Being overweight is a global public health problem and a key risk factor for the development of chronic, non-communicable diseases1,2,3. Worldwide, approximately 20–25% of adolescents (individuals aged 10–19 years)4 are overweight1. In Brazil, 23.7% of adolescents are overweight5, which is associated with poor eating habits such as high consumption of ultra-processed foods and low consumption of minimally processed and/or fresh foods6,7,8,9,10. Ultra-processed foods are generally defined as those manufactured industrially through several stages of processing6,7,11. Accordingly, such foods contain laboratory-synthesized industrial substances (e.g., emulsifiers, colorants, flavorings, flavor enhancers, and thickeners) and large amounts of calories, trans fats, sugars, sodium, and chemical additives6,7,11.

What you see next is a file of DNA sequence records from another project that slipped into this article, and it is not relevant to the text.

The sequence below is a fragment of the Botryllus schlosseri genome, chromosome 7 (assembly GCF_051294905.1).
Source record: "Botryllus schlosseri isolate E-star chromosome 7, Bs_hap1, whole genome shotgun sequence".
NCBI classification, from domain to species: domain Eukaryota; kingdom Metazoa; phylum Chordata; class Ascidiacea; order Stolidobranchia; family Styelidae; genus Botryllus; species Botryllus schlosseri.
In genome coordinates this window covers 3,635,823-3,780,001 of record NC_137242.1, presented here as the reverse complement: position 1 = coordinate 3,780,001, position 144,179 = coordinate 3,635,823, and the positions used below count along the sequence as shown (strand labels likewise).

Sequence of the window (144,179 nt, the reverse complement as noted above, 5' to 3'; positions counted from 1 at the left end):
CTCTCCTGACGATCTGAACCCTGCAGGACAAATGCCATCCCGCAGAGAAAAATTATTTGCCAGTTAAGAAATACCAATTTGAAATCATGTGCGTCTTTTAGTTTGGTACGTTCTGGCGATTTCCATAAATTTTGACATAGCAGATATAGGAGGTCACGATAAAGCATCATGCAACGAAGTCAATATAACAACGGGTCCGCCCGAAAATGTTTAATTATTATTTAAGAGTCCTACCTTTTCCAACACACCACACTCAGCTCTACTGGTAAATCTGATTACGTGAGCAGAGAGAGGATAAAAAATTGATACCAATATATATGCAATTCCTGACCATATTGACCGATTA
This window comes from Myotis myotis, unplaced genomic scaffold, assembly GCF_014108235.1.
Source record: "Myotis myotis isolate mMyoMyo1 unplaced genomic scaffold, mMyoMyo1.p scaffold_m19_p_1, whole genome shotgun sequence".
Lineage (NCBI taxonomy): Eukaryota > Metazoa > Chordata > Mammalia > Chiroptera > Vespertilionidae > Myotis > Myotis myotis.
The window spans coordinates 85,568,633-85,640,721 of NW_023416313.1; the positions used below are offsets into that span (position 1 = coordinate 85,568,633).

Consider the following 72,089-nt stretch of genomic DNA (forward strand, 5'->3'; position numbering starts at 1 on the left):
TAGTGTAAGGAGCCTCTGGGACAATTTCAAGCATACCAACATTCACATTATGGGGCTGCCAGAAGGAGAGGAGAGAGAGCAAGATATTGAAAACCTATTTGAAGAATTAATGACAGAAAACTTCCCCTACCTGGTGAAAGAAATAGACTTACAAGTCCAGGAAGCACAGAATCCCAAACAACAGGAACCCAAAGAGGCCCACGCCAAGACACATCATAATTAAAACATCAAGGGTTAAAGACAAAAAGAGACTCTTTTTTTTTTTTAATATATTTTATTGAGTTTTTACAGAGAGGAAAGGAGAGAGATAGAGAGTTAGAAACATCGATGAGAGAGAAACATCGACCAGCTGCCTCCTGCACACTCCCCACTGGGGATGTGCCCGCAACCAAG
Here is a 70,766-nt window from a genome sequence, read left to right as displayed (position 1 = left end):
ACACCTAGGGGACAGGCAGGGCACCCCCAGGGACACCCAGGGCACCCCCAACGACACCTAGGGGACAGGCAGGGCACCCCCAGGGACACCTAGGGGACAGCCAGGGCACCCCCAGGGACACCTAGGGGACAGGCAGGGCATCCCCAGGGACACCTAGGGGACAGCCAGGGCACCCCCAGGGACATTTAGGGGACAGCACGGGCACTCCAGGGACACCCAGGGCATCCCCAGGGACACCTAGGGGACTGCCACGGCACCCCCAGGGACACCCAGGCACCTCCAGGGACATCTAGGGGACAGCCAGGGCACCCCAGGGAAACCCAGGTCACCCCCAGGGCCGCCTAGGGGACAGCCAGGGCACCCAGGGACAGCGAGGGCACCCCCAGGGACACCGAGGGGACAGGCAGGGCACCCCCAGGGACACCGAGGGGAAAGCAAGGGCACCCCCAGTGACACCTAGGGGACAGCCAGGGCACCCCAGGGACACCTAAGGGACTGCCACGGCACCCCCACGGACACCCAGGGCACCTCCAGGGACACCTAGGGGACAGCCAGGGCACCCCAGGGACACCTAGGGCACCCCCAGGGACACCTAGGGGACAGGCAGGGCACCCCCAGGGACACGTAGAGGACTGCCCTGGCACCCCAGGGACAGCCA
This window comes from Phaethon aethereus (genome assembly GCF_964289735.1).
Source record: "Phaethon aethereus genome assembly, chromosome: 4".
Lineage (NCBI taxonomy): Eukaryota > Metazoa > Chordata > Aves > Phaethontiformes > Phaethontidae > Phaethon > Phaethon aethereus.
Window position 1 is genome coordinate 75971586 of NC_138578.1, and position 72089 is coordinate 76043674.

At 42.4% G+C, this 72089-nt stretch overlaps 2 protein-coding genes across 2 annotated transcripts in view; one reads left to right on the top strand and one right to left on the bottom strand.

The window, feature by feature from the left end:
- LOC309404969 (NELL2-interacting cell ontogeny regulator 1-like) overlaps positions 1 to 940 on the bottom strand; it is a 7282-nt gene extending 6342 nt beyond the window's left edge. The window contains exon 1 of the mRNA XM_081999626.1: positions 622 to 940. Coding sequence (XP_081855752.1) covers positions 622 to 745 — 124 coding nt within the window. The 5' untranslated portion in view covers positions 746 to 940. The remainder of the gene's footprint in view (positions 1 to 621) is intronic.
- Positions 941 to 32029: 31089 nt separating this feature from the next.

For adolescents, school is where messages promoting health, disease prevention, and healthy eating habits can be disseminated12,13,14, including the beneficial effects of healthy meals on learning and school performance15,16,17,18,19. However, the presence of a food outlet or cafeteria that sells food either within or near a school is associated with the consumption of foods with low nutrition and high calories, as well as with low vegetable consumption (seen in United States, and the Republic of Ireland)20,21. In Australia, for example, there is food with good sources of nutrients; however, it is more expensive than is food that lacks the adequate nutritional value22,23. Browne and colleagues20 evaluated three different types of school lunches: sourced from home, cafeterias, and take-out from food outlets in the Republic of Ireland. They found that canteens and take-out purchased lunches had worse nutritional value than did packed lunches from home, as well as a greater amount of total fat and added sugars.